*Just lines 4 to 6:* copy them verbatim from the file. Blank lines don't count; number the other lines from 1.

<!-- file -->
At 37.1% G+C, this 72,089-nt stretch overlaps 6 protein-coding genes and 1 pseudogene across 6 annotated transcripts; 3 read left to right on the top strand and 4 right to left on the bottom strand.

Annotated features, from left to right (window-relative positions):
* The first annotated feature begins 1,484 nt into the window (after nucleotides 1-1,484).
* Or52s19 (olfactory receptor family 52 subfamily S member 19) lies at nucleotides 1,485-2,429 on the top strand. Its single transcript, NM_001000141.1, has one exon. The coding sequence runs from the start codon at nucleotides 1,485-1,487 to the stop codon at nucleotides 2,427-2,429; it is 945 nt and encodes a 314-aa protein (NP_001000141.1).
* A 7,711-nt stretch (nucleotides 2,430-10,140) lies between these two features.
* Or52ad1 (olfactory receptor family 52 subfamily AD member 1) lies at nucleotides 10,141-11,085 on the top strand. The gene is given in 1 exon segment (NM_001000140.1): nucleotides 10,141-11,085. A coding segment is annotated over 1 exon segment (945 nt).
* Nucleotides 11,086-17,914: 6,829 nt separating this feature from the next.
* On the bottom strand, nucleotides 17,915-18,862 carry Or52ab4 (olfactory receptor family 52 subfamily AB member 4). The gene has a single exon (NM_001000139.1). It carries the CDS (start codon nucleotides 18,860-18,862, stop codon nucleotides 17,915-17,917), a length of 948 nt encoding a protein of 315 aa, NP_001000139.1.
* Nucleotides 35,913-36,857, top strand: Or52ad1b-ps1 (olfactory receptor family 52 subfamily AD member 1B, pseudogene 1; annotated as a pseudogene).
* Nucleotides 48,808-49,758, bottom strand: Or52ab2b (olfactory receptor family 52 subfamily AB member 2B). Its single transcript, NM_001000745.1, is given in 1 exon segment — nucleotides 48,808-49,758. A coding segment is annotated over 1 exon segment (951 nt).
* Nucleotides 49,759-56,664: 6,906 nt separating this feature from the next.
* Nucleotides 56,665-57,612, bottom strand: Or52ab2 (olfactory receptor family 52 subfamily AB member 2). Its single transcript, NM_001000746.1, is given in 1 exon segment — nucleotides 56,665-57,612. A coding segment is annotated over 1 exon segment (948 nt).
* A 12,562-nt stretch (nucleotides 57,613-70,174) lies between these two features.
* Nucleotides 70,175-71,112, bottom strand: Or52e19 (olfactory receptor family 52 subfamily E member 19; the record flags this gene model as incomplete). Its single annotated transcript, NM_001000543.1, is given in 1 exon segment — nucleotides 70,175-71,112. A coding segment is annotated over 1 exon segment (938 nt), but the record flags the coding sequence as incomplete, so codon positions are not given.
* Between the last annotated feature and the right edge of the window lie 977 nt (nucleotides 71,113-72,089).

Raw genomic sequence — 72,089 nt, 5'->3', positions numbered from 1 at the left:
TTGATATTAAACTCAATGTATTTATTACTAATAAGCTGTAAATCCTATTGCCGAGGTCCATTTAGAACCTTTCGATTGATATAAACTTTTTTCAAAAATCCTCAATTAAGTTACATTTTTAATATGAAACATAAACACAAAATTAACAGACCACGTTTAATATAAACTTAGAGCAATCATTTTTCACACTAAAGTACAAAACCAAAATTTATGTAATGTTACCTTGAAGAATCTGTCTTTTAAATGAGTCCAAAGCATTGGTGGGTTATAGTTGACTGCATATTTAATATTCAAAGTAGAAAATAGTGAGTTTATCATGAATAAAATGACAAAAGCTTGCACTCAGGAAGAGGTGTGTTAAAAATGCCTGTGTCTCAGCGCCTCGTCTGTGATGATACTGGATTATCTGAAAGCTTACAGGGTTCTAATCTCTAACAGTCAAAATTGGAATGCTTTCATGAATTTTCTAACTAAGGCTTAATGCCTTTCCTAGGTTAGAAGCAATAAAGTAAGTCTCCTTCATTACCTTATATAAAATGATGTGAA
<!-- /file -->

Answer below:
* Or52s19 (olfactory receptor family 52 subfamily S member 19) lies at nucleotides 1,485-2,429 on the top strand. Its single transcript, NM_001000141.1, has one exon. The coding sequence runs from the start codon at nucleotides 1,485-1,487 to the stop codon at nucleotides 2,427-2,429; it is 945 nt and encodes a 314-aa protein (NP_001000141.1).
* A 7,711-nt stretch (nucleotides 2,430-10,140) lies between these two features.
* Or52ad1 (olfactory receptor family 52 subfamily AD member 1) lies at nucleotides 10,141-11,085 on the top strand. The gene is given in 1 exon segment (NM_001000140.1): nucleotides 10,141-11,085. A coding segment is annotated over 1 exon segment (945 nt).